On the night of Friday, February 27, on a bridge not far from from the Kremlin walls, a former Russian deputy prime minister turned opposition leader was cruelly gunned down. The murder of Boris Nemtsov made headlines around the world; The Washington Post, to take but one example, ran a series of stories on his assassination, declaring, “Boris Nemtsov’s death is another dark sign for Russia,” before going on to speculate whether the Kremlin’s campaign of “demonization” against the deceased opposition leader was the true culprit of the crime. Implying causality, it was noted by nearly all American media outlets that Nemtsov had been planning to take part in an anti-Kremlin protest scheduled for that coming Sunday.

The Post’s editorial-page editor weighed in with a personal remembrance of the slain leader, while The New York Times Magazine’s resident Russia hand fondly recalled Nemtsov as “deeply intelligent, witty, kind and ubiquitous. He seemed to genuinely be everyone’s friend.” Only hours after Nemtsov’s murder the White House issued a statement, which read, in part:

The United States condemns the brutal murder of Boris Nemtsov, and we call upon the Russian government to conduct a prompt, impartial, and transparent investigation into the circumstances of his murder and ensure that those responsible for this vicious killing are brought to justice.

For his part, Russian President Vladimir Putin condemned the murder but was quick to dismiss it as a “provocation.”

Fast-forward almost two months and shift the scene southwest from Moscow to Kiev. On April 15, Oleg Kalashnikov, a former Rada deputy and member of the deposed President Victor Yanukovych’s Party of Regions, was shot to death in his home. Since the Maidan coup of February 2014, Kalashnikov had emerged as a vocal opponent of the American-backed government; indeed, Kalashnikov had been active in organizing a series of anti-government protests known as the Antimaidan.

According to a report in the British newspaper The Guardian, Kalashnikov had written to friends that his life had been threatened because of “his calls to celebrate the 70th anniversary of victory in the ‘Great Patriotic War.’” Echoing Vladimir Putin’s comments following Nemtsov’s assassination, Ukrainian oligarch-turned-president Petro Poroshenko was quick to call Kalashnikov’s murder a “provocation” that was aimed at “destabilizing the internal political situation in Ukraine and discrediting the political choice of the Ukrainian people.”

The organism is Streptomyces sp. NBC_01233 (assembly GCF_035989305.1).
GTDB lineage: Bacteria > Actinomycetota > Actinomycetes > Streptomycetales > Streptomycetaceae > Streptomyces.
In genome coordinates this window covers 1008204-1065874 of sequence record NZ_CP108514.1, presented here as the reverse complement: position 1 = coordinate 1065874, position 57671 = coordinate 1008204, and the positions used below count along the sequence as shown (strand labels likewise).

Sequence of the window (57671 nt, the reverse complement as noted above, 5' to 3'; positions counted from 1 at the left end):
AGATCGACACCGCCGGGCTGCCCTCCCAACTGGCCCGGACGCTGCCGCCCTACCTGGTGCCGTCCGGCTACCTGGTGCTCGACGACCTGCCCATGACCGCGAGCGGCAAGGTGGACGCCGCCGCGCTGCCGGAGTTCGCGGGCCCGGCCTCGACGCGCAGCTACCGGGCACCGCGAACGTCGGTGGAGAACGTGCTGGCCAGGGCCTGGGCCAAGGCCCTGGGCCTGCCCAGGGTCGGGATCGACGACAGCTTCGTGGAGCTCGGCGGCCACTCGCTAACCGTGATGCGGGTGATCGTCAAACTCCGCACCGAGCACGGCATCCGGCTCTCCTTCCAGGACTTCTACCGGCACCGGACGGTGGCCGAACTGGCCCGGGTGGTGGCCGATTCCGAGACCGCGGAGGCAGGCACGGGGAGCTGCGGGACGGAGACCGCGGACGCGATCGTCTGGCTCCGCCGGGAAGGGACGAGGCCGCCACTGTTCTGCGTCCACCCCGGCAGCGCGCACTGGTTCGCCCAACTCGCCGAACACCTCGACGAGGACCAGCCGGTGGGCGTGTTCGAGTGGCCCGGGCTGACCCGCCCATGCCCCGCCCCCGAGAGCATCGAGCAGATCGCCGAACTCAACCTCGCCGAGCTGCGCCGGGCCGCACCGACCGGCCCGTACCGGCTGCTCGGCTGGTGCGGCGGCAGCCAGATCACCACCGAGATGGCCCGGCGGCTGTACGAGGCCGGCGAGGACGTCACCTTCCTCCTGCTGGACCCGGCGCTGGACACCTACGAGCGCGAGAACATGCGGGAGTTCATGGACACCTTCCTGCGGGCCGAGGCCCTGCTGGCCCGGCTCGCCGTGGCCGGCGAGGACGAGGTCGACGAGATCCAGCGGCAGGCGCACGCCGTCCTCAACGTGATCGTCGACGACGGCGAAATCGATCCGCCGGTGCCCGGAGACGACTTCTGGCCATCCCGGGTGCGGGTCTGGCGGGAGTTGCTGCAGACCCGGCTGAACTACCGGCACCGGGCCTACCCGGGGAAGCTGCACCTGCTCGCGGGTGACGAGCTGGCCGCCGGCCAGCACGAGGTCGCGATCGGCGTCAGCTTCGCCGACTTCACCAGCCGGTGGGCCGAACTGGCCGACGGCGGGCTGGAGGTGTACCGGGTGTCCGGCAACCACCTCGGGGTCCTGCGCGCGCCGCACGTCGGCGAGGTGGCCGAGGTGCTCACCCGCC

The day after Kalashnikov’s death, April 16, another political murder took place in Kiev, this time in broad daylight. At 1:20 in the afternoon the Ukrainian opposition journalist Oles Buzyna was gunned down outside his home. Buzyna, invariably described as a “pro-Russian journalist” was, like Kalashnikov, active in anti-government circles. Immediately following the event, the Ukrainian interior minister noted Buzyna’s murder may have been “orchestrated by Russia” in order to “destabilize the situation in Ukraine from within.”

More troubling still, the murders of Kalashnikov and Buzyna are only the latest in a series of murders or suspicious “suicides” that have decimated the ranks of the Ukrainian opposition. Beginning on January 26 with the death of the former deputy chief of Ukrainian Railways, Nikolai Sergienko, no fewer than 10 opposition politicians and journalists have been killed in the span of just under three months.

The US and European outcry over the deaths of these Ukrainian opposition figures has been, shall we say, muted, and not only in comparison to the outcry which followed the death of Boris Nemtsov. Today we see nothing close to the outrage which ensued after the murders of Russian opposition journalists and activists Paul Klebnikov (2004), Anna Politkovskaya (2006), and Alexander Litvinenko (2006). The reason for this is not difficult to discern.

Our wondrously pliant Beltway media has, for months now, ignored the spate of murders and suspicious suicides in Kiev because it prefers not to report on the illiberal tide that is now sweeping over Kiev.

The lesson policymakers (as well as the many 2016 presidential aspirants) might take away from the example of post-Yanukovych Ukraine is that overthrowing democratically elected governments, however corrupt, is not a promising recipe for building the kinds of “civil societies” that we are told are in America’s interest.

American journalists and US policymakers might do well to focus more closely on the full dimensions of what is unfolding in Kiev rather than to continue to simply parrot the post-Maidan party line.